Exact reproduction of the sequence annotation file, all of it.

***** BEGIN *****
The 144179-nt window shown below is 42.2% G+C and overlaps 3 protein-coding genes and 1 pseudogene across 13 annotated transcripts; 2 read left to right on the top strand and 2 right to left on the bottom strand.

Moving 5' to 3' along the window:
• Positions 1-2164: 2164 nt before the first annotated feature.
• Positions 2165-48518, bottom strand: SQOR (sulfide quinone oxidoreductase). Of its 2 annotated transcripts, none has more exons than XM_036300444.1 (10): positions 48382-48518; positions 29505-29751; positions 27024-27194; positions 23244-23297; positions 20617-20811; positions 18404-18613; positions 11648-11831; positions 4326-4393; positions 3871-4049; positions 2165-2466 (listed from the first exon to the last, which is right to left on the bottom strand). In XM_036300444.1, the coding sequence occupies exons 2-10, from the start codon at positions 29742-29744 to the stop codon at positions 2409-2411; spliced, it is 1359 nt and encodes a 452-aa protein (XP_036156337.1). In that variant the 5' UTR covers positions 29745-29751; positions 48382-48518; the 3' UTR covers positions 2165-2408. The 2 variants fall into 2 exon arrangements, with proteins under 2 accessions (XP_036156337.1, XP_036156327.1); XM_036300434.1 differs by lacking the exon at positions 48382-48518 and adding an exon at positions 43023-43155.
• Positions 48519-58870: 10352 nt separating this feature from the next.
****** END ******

The 144179-nt window shown below is 42.2% G+C and overlaps 3 protein-coding genes and 1 pseudogene across 13 annotated transcripts; 2 read left to right on the top strand and 2 right to left on the bottom strand.

Moving 5' to 3' along the window:
• Positions 1-2164: 2164 nt before the first annotated feature.
• Positions 2165-48518, bottom strand: SQOR (sulfide quinone oxidoreductase). Of its 2 annotated transcripts, none has more exons than XM_036300444.1 (10): positions 48382-48518; positions 29505-29751; positions 27024-27194; positions 23244-23297; positions 20617-20811; positions 18404-18613; positions 11648-11831; positions 4326-4393; positions 3871-4049; positions 2165-2466 (listed from the first exon to the last, which is right to left on the bottom strand). In XM_036300444.1, the coding sequence occupies exons 2-10, from the start codon at positions 29742-29744 to the stop codon at positions 2409-2411; spliced, it is 1359 nt and encodes a 452-aa protein (XP_036156337.1). In that variant the 5' UTR covers positions 29745-29751; positions 48382-48518; the 3' UTR covers positions 2165-2408. The 2 variants fall into 2 exon arrangements, with proteins under 2 accessions (XP_036156337.1, XP_036156327.1); XM_036300434.1 differs by lacking the exon at positions 48382-48518 and adding an exon at positions 43023-43155.
• Positions 48519-58870: 10352 nt separating this feature from the next.